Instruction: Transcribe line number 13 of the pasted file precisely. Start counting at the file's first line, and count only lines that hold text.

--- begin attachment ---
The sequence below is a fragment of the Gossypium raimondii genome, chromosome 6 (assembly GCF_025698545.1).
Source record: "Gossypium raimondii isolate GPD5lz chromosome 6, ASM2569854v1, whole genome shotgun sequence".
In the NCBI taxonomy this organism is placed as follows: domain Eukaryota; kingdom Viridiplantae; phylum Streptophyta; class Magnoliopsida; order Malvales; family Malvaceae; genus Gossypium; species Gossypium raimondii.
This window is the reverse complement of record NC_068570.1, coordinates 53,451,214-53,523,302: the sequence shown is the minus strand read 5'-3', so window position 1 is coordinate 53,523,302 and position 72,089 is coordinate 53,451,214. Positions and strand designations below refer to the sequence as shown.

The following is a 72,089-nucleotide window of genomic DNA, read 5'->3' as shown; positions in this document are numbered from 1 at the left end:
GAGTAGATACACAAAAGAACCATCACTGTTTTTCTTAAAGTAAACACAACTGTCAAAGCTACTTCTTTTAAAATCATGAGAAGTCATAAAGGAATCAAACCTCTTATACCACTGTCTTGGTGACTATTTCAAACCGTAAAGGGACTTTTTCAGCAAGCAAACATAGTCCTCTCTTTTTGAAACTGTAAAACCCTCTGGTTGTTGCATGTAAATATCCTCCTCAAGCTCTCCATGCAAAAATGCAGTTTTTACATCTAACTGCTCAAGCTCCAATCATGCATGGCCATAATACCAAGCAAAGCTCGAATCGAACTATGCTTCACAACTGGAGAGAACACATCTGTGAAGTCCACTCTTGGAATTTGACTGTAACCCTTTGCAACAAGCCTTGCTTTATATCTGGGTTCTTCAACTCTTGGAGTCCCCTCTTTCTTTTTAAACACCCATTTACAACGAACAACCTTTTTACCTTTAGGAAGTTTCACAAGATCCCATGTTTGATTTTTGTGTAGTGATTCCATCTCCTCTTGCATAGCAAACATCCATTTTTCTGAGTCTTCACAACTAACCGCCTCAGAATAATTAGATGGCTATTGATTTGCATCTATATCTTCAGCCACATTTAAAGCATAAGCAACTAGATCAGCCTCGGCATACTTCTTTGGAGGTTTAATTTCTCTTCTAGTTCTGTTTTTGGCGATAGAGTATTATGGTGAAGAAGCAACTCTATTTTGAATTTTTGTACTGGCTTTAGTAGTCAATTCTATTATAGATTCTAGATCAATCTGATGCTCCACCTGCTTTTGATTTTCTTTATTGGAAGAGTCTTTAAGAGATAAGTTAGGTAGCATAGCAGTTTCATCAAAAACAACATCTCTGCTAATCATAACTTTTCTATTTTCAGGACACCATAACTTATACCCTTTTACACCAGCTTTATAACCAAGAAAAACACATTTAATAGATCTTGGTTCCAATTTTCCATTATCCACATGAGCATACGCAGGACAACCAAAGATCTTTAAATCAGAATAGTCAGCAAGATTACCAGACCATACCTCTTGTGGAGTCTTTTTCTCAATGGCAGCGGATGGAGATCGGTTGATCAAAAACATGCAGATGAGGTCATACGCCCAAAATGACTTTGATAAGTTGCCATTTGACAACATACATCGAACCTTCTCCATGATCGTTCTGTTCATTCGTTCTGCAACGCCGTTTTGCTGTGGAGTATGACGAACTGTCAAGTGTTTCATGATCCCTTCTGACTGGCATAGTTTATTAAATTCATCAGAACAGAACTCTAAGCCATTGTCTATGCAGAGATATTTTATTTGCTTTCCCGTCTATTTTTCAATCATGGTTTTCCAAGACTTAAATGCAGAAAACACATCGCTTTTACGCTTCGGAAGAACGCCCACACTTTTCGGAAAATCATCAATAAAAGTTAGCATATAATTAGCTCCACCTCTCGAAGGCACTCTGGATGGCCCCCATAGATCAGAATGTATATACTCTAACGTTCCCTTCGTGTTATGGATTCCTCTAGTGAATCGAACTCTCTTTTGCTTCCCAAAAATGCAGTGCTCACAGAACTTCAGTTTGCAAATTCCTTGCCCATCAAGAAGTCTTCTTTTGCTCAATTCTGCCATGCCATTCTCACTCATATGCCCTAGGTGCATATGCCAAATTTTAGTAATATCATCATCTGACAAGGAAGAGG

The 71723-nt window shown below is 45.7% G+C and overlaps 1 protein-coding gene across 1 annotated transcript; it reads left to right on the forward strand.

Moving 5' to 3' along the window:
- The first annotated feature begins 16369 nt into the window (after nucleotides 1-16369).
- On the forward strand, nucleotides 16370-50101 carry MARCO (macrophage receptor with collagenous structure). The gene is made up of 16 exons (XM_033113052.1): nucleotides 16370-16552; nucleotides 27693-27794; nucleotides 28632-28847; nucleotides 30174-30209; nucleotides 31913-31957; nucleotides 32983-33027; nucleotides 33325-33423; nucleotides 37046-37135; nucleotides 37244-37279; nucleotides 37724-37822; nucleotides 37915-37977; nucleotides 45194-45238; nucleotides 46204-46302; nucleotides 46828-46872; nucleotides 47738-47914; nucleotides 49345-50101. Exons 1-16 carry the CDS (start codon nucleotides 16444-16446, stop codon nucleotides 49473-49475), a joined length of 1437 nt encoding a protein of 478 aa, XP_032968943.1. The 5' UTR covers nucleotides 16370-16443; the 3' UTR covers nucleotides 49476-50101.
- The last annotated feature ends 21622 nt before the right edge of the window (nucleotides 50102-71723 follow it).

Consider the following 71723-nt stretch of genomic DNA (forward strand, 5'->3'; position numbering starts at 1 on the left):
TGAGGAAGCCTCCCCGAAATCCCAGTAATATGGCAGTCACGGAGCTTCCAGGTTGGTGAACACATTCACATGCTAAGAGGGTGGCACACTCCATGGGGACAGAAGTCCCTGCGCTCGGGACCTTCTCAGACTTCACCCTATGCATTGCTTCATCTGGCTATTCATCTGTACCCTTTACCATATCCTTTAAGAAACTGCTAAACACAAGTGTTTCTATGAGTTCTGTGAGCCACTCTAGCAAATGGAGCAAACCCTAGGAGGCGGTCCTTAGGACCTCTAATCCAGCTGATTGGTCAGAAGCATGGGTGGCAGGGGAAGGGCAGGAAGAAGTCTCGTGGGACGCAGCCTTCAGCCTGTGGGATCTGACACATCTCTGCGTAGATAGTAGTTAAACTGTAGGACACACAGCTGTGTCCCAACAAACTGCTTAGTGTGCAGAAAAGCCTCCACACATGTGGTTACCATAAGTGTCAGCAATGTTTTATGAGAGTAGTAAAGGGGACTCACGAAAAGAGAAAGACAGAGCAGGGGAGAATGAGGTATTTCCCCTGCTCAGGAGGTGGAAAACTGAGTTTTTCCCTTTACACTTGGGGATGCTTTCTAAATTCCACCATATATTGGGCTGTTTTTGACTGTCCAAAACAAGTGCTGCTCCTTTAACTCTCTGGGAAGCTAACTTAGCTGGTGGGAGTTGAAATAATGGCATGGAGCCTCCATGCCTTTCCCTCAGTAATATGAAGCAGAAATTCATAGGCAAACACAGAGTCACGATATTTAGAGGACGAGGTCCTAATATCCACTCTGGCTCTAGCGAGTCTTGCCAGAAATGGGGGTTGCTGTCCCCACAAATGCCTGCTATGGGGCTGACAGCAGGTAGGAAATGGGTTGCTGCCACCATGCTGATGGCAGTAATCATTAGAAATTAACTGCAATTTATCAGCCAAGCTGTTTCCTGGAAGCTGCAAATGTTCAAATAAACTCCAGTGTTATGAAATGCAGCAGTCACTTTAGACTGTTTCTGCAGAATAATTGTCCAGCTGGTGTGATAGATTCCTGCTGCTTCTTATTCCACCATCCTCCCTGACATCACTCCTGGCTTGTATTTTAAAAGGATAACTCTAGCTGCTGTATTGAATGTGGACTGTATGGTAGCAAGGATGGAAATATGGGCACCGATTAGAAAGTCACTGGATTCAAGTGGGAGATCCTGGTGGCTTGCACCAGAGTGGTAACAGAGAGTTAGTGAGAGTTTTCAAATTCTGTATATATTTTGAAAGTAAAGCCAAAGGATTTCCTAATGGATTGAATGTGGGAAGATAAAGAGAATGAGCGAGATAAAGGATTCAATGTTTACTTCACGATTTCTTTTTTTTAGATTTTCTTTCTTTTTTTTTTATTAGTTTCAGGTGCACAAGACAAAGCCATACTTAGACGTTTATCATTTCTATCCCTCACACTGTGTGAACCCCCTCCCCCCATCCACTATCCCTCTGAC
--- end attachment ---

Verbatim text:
TGAGGAAGCCTCCCCGAAATCCCAGTAATATGGCAGTCACGGAGCTTCCAGGTTGGTGAACACATTCACATGCTAAGAGGGTGGCACACTCCATGGGGACAGAAGTCCCTGCGCTCGGGACCTTCTCAGACTTCACCCTATGCATTGCTTCATCTGGCTATTCATCTGTACCCTTTACCATATCCTTTAAGAAACTGCTAAACACAAGTGTTTCTATGAGTTCTGTGAGCCACTCTAGCAAATGGAGCAAACCCTAGGAGGCGGTCCTTAGGACCTCTAATCCAGCTGATTGGTCAGAAGCATGGGTGGCAGGGGAAGGGCAGGAAGAAGTCTCGTGGGACGCAGCCTTCAGCCTGTGGGATCTGACACATCTCTGCGTAGATAGTAGTTAAACTGTAGGACACACAGCTGTGTCCCAACAAACTGCTTAGTGTGCAGAAAAGCCTCCACACATGTGGTTACCATAAGTGTCAGCAATGTTTTATGAGAGTAGTAAAGGGGACTCACGAAAAGAGAAAGACAGAGCAGGGGAGAATGAGGTATTTCCCCTGCTCAGGAGGTGGAAAACTGAGTTTTTCCCTTTACACTTGGGGATGCTTTCTAAATTCCACCATATATTGGGCTGTTTTTGACTGTCCAAAACAAGTGCTGCTCCTTTAACTCTCTGGGAAGCTAACTTAGCTGGTGGGAGTTGAAATAATGGCATGGAGCCTCCATGCCTTTCCCTCAGTAATATGAAGCAGAAATTCATAGGCAAACACAGAGTCACGATATTTAGAGGACGAGGTCCTAATATCCACTCTGGCTCTAGCGAGTCTTGCCAGAAATGGGGGTTGCTGTCCCCACAAATGCCTGCTATGGGGCTGACAGCAGGTAGGAAATGGGTTGCTGCCACCATGCTGATGGCAGTAATCATTAGAAATTAACTGCAATTTATCAGCCAAGCTGTTTCCTGGAAGCTGCAAATGTTCAAATAAACTCCAGTGTTATGAAATGCAGCAGTCACTTTAGACTGTTTCTGCAGAATAATTGTCCAGCTGGTGTGATAGATTCCTGCTGCTTCTTATTCCACCATCCTCCCTGACATCACTCCTGGCTTGTATTTTAAAAGGATAACTCTAGCTGCTGTATTGAATGTGGACTGTATGGTAGCAAGGATGGAAATATGGGCACCGATTAGAAAGTCACTGGATTCAAGTGGGAGATCCTGGTGGCTTGCACCAGAGTGGTAACAGAGAGTTAGTGAGAGTTTTCAAATTCTGTATATATTTTGAAAGTAAAGCCAAAGGATTTCCTAATGGATTGAATGTGGGAAGATAAAGAGAATGAGCGAGATAAAGGATTCAATGTTTACTTCACGATTTCTTTTTTTTAGATTTTCTTTCTTTTTTTTTTATTAGTTTCAGGTGCACAAGACAAAGCCATACTTAGACGTTTATCATTTCTATCCCTCACACTGTGTGAACCCCCTCCCCCCATCCACTATCCCTCTGAC